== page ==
World in Conflict Exclusive Q&A - Massive Unveils Its Newest Real-Time Strategy Game

Lead game designer Magnus Jansén gives us the first details on Massive Entertainment's next real-time strategy game, which depicts the Cold War gone hot.


World in Conflict

Most real-time strategy games are set in either World War II or some sci-fi or fantasy setting. Unfortunately, this manages to avoid one of the most interesting conflicts of recent times, the Cold War. When you think about it, the Cold War is an excellent setting for a military-themed real-time strategy game, as the Western democracies and the Communist bloc faced off with huge armies, navies, and air forces. Now the Cold War is going to be the setting of Massive Entertainment's next game, World in Conflict. Massive is best known for the two Ground Control games, but now the Swedish development studio is switching from sci-fi to historical reality. The game looks incredible, and we have the exclusive first details on World in Conflict here, straight from Magnus Jansén, the lead game designer himself. World in Conflict will ship in the spring of 2007.

World in Conflict imagines if the Cold War had gone hot.
World in Conflict imagines if the Cold War had gone hot.

GameSpot: Give us a brief overview of World in Conflict.

Magnus Jansén: World in Conflict is a late-Cold War real-time strategy game with a strong focus on unit tactics, action, team play, and destruction. Players take on a specific role commanding air, armor, infantry, and support units to form a combined arms force against the enemy. By controlling key strategic points on the map, you sway the battle in your favor. There is no resource-gathering, so every second not spent fighting the enemy over a piece of land is a second wasted.

GS: Massive is known for its futuristic, sci-fi games, so why did the team choose such a different setting for the new game?

MJ: It was time for a non-sci-fi setting, and, in terms of military hardware, the team really wanted to work with modern-day units. We also looked for a scenario that offered balanced factions, so we traveled back in time a few years to the era of multiple superpowers.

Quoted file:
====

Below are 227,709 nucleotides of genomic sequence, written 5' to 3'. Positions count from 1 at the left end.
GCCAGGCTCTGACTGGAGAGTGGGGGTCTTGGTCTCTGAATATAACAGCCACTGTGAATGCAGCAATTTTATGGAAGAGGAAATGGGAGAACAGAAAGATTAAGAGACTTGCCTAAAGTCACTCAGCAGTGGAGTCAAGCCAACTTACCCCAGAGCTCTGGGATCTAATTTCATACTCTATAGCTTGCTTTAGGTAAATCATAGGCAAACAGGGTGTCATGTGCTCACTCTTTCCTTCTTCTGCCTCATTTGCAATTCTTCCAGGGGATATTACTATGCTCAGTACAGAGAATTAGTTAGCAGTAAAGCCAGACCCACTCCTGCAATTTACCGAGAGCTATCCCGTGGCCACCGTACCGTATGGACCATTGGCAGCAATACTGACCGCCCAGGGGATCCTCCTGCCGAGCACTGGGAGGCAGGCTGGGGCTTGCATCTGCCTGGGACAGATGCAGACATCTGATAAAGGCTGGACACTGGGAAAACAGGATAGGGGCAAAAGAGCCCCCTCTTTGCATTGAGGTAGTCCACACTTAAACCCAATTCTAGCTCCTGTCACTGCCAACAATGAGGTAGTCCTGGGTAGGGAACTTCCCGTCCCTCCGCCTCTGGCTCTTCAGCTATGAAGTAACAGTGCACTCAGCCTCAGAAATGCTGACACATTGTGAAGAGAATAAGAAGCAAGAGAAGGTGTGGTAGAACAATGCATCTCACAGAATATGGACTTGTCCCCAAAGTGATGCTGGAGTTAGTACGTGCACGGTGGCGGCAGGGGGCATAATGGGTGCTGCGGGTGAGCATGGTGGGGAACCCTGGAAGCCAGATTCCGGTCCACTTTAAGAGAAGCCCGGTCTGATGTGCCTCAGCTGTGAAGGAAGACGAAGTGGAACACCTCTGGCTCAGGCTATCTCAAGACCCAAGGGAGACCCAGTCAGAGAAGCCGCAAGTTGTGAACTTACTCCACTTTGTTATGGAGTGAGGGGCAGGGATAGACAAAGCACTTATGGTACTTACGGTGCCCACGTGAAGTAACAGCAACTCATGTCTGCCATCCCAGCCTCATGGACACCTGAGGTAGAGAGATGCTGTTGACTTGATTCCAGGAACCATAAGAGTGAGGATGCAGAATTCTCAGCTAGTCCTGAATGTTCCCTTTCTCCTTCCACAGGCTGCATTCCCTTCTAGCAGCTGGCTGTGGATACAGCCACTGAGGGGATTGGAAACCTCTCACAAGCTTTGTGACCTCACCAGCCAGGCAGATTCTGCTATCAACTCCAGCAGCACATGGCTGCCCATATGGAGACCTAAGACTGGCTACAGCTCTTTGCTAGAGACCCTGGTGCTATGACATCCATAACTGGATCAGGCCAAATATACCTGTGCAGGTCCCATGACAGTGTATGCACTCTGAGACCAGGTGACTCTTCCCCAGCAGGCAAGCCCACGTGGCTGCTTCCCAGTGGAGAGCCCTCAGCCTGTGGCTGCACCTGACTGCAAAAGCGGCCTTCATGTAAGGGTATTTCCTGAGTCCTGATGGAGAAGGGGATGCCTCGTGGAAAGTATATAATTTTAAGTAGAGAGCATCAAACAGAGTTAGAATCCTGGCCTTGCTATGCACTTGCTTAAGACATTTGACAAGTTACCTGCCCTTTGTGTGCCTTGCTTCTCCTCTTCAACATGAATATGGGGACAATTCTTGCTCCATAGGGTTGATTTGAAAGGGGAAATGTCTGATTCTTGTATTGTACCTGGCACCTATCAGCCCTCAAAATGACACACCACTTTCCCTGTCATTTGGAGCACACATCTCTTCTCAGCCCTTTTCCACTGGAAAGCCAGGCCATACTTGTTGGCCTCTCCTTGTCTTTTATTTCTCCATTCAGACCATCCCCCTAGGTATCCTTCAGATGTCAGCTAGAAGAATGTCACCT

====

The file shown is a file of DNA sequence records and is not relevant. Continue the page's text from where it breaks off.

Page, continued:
GS: Can you tell us about what kinds of armies and technologies will be available to players in the game? Will players be using mostly real-world weaponry and vehicles (rifles, machine guns, tanks, fighter jets), or will there be other experimental or sci-fi weaponry?

MJ: It will be 100 percent real-world stuff. If it's cool and it existed in 1989, there is a good chance it's in the game. Hell, if it isn't, it should be!

All the equipment and vehicles in the game really existed. There's no fantasy or sci-fi here.
All the equipment and vehicles in the game really existed. There's no fantasy or sci-fi here.

GS: The Ground Control games did an excellent job of encouraging players to use varied armed forces (instead of using nothing but the same kind of tank to win, for instance). How important will use of combined forces (infantry, vehicles, artillery, and so on) be to winning battles? How will the game encourage varied tactics?

MJ: Combining air, armor, infantry, and support is key. The team with the most coordinated effort will be the victor. And picking a role and sticking with it isn't always the solution, either. Sometimes you will want to change your tactics mid-game as the battlefield changes. Infantry, for instance, is at its peak when they can hide in forests and houses, so when all cover has been incinerated you may wish to change roles.

GS: What can you tell us about the game's resource model, if any? Will World in Conflict follow the Ground Control series' focus on using existing armies and commissioning new troops, or will there be actual resources that need to be mined and hoarded?

MJ: The only things you harvest are enemy casualties. Each combatant has a fixed amount of resources to spend on hardware, and it's the skill employed in wielding those resources that determines the outcome of the battle. The resource pool remains equal for all players during the entire game.

GS: Tell us about the game's single-player modes--what kind of campaign(s) will be available? What other single-player modes will be in the game (historical battles, skirmishes, and so on)?

MJ: We're not talking too much about single-player yet. But the single-player campaign follows a young American officer throughout the war effort, and we've worked very hard to make the campaign more than just a linear string of skirmish maps. That much I can tell you.

GS: What can you tell us about World in Conflict's multiplayer modes? Aside from head-to-head competition, are there any plans for cooperative play modes, or perhaps a multiplayer version of a longer-term, persistent campaign mode that will require more than one play session to finish?

Get ready to fight for democracy or communism in multiplayer.
Get ready to fight for democracy or communism in multiplayer.

MJ: We have some different variations on the main game mode, but we've tried to keep it believable so there will be no "capture the nuke"-type modes (even though I'm sure someone will eventually make a mod named just that, just to show us…). There are no long cooperative endeavors to embark on, but you can play with a friend against computer opponents on select maps.

GS: Finally, is there anything else you'd like to add about World in Conflict?

MJ: Well, I really like our next-generation Massgate technology. You will not want to wrestle with sluggish and contrived server browsers ever again after trying out what we are doing with Massgate! It really is online multiplayer browsing done right.

GS: Thank you, Magnus.

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